back to top
Thursday, July 25, 2024
12.3 C

Bill to kill terminally ill patients

Most read

Prof Margaret Somerville: “We have to ask why has society banned this up to now?” Source: Shutterstock

Doctors in New South Wales would be given the power to help kill their terminally ill patients if requested, under a bill introduced to State Parliament today.

The Voluntary Assisted Dying Bill allows doctors to prescribe terminally ill patients with a lethal drug with which to kill themselves, and to “assist” the patient to die if asked. The patient may also nominate another person to administer the drug to them.

The bill, which was introduced to the Legislative Council this morning, was drafted by a cross party parliamentary working group formed by proponents of euthanasia/assisted suicide.

- Advertisement -

The members of the ad hoc group include Nationals MLC Trevor Khan, Greens MLC Mehreen Faruqi, Labor MLC Lynda Voltz, Liberal MP Lee Evans and Independent MP Alex Greenwich.

The bill is likely to be debated in the Legislative Council next month before being put to a conscience vote. If it passes, it will then go to the Legislative Assembly, where it would be scheduled for debate in November.

The bill would give a person over the age of 25 the right to request assistance from a doctor to end their life. They must be experiencing severe pain or physical incapacity, and be likely to die within 12 months. Patients must be assessed by their primary doctor, then a specialist, as well as a psychologist or psychiatrist. Once their request has been approved, there will be a 48 hour cooling off period before they are then allowed to self-administer a lethal substance, or to be assisted to do so by a medical practitioner or a nominated person.

Greg Donnelly MLC: ““We know that there is a high financial incentive to move things along when it comes to elderly relatives.” Source: Shutterstock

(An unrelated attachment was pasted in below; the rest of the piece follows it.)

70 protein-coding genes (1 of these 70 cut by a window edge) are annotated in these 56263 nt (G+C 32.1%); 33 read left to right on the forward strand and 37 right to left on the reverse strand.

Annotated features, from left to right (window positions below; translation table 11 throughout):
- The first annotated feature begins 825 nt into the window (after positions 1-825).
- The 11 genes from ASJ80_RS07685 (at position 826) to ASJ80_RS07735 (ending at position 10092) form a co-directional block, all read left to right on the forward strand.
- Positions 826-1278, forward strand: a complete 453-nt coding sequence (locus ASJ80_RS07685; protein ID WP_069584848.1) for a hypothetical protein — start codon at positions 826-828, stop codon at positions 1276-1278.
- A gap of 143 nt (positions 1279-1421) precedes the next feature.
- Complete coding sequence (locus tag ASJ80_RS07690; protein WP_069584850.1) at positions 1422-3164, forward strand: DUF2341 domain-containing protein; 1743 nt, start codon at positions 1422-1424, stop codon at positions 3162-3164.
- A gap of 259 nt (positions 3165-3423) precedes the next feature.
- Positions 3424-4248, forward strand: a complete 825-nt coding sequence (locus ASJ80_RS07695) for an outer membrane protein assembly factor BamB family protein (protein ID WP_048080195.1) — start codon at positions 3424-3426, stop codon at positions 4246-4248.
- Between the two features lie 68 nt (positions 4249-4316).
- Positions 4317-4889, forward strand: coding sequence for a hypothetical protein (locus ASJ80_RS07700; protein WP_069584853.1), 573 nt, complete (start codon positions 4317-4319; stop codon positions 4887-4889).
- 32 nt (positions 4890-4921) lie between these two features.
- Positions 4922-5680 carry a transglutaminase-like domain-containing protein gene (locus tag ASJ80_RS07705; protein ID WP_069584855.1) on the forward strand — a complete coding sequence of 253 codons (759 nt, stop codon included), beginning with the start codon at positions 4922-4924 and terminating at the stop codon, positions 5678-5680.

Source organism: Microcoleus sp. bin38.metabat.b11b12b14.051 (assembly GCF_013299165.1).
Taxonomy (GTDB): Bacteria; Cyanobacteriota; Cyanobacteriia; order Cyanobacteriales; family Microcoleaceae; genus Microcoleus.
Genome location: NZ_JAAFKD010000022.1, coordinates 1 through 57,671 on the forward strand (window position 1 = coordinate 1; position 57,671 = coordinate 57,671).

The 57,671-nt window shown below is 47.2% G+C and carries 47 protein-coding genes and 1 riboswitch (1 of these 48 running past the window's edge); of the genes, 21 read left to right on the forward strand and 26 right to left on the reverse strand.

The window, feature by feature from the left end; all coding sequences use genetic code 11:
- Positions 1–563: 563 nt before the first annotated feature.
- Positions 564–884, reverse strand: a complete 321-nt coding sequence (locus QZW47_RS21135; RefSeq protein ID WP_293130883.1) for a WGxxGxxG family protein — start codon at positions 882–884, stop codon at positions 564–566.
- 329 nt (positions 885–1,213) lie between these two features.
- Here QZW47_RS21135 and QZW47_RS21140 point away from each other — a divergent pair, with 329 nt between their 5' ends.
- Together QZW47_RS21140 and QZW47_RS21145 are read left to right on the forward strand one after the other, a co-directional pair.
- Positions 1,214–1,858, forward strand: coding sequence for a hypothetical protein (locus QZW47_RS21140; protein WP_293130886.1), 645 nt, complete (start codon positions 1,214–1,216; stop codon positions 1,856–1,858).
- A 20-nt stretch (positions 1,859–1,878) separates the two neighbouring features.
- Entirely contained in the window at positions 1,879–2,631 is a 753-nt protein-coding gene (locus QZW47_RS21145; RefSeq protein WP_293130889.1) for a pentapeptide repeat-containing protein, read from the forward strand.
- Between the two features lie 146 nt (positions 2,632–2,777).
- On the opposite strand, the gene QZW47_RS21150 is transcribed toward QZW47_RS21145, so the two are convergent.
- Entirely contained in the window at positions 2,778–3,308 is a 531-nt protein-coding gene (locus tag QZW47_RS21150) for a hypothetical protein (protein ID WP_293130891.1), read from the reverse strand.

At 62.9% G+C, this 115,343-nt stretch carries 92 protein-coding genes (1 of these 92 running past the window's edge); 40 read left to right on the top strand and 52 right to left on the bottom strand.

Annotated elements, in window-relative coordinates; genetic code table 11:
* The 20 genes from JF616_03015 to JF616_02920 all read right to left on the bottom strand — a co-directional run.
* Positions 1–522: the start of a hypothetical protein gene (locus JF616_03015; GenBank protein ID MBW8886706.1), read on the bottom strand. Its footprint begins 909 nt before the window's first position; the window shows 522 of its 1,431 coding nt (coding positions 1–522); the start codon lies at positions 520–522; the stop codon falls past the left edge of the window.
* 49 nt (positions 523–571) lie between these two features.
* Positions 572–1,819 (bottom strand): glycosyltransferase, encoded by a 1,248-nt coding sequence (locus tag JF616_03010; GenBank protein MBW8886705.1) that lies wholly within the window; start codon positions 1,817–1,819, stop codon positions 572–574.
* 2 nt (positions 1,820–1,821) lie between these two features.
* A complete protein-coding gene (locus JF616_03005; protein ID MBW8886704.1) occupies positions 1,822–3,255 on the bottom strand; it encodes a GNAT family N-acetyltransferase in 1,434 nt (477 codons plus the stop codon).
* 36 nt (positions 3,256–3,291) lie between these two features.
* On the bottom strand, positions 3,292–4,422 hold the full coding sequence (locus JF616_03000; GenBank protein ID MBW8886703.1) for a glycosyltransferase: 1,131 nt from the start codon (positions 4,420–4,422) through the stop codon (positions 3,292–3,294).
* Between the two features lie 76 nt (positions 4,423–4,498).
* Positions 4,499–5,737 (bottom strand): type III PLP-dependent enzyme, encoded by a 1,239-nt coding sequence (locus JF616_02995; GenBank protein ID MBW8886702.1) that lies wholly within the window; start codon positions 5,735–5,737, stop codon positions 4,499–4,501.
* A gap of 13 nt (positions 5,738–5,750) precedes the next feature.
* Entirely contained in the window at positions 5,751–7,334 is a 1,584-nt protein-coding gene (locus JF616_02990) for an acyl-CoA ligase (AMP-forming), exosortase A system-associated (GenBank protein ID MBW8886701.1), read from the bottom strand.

Labor MLC Greg Donnelly, who opposes the legislation, said it would open the door to a dangerous shift in the doctor-patient relationship.

“Our medical system does not permit killing,” he said. “This is why this legislation is such a radical shift and a dangerous shift. We help people through to the end. We don’t kill them.”

Mr Donnelly said a recent Parliamentary inquiry he chaired into elder abuse, and a Commonwealth Law Reform Commission report on the same topic, uncovered shocking examples of frail, aged people being coerced by their family members for financial incentives.

“We know that there is a high financial incentive to move things along when it comes to elderly relatives,” he said. “Imagine how much higher this incentive would be if euthanasia laws existed.”

While opinion polls continue to show support for euthanasia, Mr Donnelly said a petition which already has more than 30,000 signatures will be presented to the Parliament next month, signed by people opposed to the bill.

Both Premier Gladys Berejiklian and Opposition Leader Luke Foley are on the public record as opposing the bill.

This morning Mr Donnelly hosted a public forum in the Parliament House Theatrette, with prominent speakers outlining the case against the bill.

Professor Margaret Somerville, Professor of Bioethics at the University of Notre Dame’s School of Medicine, Sydney, urged MPs to look at the history and the human memory surrounding the notion of doctors killing their patients.

“We have to ask why has society banned this up to now? What are the risks of it, particularly to vulnerable individuals, but also the risk to societal institutions such as medicine and law? These are the two institutions in secular life that carry the foundation of respect for life.”

Professor Somerville dismissed the so-called safeguards in the bill, saying the evidence from overseas, particularly from the Netherlands and Belgium, is that “safeguards simply don’t work”.

“Once you cross the line which says ‘we must not kill another human being’, there is no logical stopping point,” she said.

- Advertisement -
- Advertisement -